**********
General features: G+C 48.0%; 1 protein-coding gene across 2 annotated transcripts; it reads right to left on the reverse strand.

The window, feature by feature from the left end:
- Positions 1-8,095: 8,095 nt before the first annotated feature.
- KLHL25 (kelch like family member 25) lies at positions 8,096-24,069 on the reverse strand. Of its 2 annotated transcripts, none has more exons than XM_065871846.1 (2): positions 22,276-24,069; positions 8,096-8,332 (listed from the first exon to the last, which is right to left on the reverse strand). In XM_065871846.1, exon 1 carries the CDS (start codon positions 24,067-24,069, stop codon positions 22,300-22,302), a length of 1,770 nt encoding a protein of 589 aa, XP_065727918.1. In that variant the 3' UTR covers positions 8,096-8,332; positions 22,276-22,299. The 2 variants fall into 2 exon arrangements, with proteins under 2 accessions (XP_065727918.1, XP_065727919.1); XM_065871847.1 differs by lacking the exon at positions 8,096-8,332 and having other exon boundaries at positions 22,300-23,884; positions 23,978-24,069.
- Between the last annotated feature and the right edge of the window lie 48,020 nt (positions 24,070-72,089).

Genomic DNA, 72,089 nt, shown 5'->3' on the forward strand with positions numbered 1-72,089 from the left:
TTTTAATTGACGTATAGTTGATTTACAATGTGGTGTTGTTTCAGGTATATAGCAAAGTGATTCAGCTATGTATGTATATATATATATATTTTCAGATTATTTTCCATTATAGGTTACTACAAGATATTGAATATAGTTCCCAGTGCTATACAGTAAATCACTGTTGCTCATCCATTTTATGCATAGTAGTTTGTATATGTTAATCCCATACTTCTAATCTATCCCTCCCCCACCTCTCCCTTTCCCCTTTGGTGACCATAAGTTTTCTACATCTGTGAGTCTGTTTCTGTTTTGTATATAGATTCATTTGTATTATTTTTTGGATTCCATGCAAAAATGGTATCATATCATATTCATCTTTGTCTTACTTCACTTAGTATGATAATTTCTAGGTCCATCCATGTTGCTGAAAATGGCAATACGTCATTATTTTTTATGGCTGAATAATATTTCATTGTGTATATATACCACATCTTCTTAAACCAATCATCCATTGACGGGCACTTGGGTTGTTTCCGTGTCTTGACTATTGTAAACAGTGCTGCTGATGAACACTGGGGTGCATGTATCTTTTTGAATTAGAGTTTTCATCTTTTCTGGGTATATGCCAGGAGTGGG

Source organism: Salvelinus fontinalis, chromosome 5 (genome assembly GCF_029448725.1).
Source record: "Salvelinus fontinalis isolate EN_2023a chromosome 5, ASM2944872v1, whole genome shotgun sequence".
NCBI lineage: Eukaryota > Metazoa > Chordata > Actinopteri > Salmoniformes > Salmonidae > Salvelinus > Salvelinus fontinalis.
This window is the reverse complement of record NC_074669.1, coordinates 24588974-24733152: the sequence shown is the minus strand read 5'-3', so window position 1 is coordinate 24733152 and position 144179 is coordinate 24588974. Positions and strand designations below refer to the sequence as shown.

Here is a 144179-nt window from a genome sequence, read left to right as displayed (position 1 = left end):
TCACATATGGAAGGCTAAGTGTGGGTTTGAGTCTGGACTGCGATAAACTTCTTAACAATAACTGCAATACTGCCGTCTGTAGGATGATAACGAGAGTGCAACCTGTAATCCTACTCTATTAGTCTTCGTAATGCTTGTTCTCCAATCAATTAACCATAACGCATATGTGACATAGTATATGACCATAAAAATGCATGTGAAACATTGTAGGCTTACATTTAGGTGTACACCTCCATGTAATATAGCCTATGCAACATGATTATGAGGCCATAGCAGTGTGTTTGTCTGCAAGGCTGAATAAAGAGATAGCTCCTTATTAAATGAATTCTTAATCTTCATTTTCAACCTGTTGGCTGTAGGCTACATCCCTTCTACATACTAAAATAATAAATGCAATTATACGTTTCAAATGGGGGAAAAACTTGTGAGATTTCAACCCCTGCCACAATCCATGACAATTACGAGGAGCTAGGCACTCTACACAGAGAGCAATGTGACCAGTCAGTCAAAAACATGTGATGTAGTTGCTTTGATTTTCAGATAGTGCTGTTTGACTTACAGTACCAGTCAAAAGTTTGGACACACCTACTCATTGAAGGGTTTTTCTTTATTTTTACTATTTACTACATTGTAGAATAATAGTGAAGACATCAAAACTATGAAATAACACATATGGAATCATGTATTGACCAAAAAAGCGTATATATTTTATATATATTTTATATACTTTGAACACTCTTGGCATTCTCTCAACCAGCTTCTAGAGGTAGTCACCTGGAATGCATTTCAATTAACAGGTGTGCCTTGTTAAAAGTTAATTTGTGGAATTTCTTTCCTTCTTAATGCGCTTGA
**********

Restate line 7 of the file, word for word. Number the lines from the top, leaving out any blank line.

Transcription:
TTTTAATTGACGTATAGTTGATTTACAATGTGGTGTTGTTTCAGGTATATAGCAAAGTGATTCAGCTATGTATGTATATATATATATATTTTCAGATTATTTTCCATTATAGGTTACTACAAGATATTGAATATAGTTCCCAGTGCTATACAGTAAATCACTGTTGCTCATCCATTTTATGCATAGTAGTTTGTATATGTTAATCCCATACTTCTAATCTATCCCTCCCCCACCTCTCCCTTTCCCCTTTGGTGACCATAAGTTTTCTACATCTGTGAGTCTGTTTCTGTTTTGTATATAGATTCATTTGTATTATTTTTTGGATTCCATGCAAAAATGGTATCATATCATATTCATCTTTGTCTTACTTCACTTAGTATGATAATTTCTAGGTCCATCCATGTTGCTGAAAATGGCAATACGTCATTATTTTTTATGGCTGAATAATATTTCATTGTGTATATATACCACATCTTCTTAAACCAATCATCCATTGACGGGCACTTGGGTTGTTTCCGTGTCTTGACTATTGTAAACAGTGCTGCTGATGAACACTGGGGTGCATGTATCTTTTTGAATTAGAGTTTTCATCTTTTCTGGGTATATGCCAGGAGTGGG